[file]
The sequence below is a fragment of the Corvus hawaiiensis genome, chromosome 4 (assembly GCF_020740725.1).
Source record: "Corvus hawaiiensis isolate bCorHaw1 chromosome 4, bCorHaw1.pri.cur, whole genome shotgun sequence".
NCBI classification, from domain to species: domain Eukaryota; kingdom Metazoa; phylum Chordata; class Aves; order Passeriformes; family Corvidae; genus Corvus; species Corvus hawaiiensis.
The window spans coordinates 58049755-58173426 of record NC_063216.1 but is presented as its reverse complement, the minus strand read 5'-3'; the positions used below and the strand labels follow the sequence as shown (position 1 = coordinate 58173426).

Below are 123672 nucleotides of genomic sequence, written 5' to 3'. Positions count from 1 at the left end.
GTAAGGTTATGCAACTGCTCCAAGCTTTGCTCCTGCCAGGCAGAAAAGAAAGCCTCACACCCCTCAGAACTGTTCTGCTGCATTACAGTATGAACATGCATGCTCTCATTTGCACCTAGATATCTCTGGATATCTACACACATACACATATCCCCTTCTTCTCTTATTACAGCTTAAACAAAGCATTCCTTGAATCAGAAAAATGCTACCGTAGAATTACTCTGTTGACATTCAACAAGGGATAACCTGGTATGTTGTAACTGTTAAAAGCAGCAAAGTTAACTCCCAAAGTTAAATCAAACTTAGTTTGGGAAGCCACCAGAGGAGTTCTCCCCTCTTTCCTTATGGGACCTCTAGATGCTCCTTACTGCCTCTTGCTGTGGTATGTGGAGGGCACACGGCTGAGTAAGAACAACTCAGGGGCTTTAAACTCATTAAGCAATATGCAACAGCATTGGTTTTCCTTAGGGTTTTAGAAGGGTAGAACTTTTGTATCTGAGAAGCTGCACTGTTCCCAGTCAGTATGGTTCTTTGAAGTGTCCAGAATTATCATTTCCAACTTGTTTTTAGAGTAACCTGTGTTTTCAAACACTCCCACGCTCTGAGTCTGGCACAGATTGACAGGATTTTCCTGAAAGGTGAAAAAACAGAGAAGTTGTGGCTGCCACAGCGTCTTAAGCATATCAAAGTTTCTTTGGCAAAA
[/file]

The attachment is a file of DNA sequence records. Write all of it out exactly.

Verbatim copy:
The sequence below is a fragment of the Corvus hawaiiensis genome, chromosome 4 (assembly GCF_020740725.1).
Source record: "Corvus hawaiiensis isolate bCorHaw1 chromosome 4, bCorHaw1.pri.cur, whole genome shotgun sequence".
NCBI classification, from domain to species: domain Eukaryota; kingdom Metazoa; phylum Chordata; class Aves; order Passeriformes; family Corvidae; genus Corvus; species Corvus hawaiiensis.
The window spans coordinates 58049755-58173426 of record NC_063216.1 but is presented as its reverse complement, the minus strand read 5'-3'; the positions used below and the strand labels follow the sequence as shown (position 1 = coordinate 58173426).

Below are 123672 nucleotides of genomic sequence, written 5' to 3'. Positions count from 1 at the left end.
GTAAGGTTATGCAACTGCTCCAAGCTTTGCTCCTGCCAGGCAGAAAAGAAAGCCTCACACCCCTCAGAACTGTTCTGCTGCATTACAGTATGAACATGCATGCTCTCATTTGCACCTAGATATCTCTGGATATCTACACACATACACATATCCCCTTCTTCTCTTATTACAGCTTAAACAAAGCATTCCTTGAATCAGAAAAATGCTACCGTAGAATTACTCTGTTGACATTCAACAAGGGATAACCTGGTATGTTGTAACTGTTAAAAGCAGCAAAGTTAACTCCCAAAGTTAAATCAAACTTAGTTTGGGAAGCCACCAGAGGAGTTCTCCCCTCTTTCCTTATGGGACCTCTAGATGCTCCTTACTGCCTCTTGCTGTGGTATGTGGAGGGCACACGGCTGAGTAAGAACAACTCAGGGGCTTTAAACTCATTAAGCAATATGCAACAGCATTGGTTTTCCTTAGGGTTTTAGAAGGGTAGAACTTTTGTATCTGAGAAGCTGCACTGTTCCCAGTCAGTATGGTTCTTTGAAGTGTCCAGAATTATCATTTCCAACTTGTTTTTAGAGTAACCTGTGTTTTCAAACACTCCCACGCTCTGAGTCTGGCACAGATTGACAGGATTTTCCTGAAAGGTGAAAAAACAGAGAAGTTGTGGCTGCCACAGCGTCTTAAGCATATCAAAGTTTCTTTGGCAAAA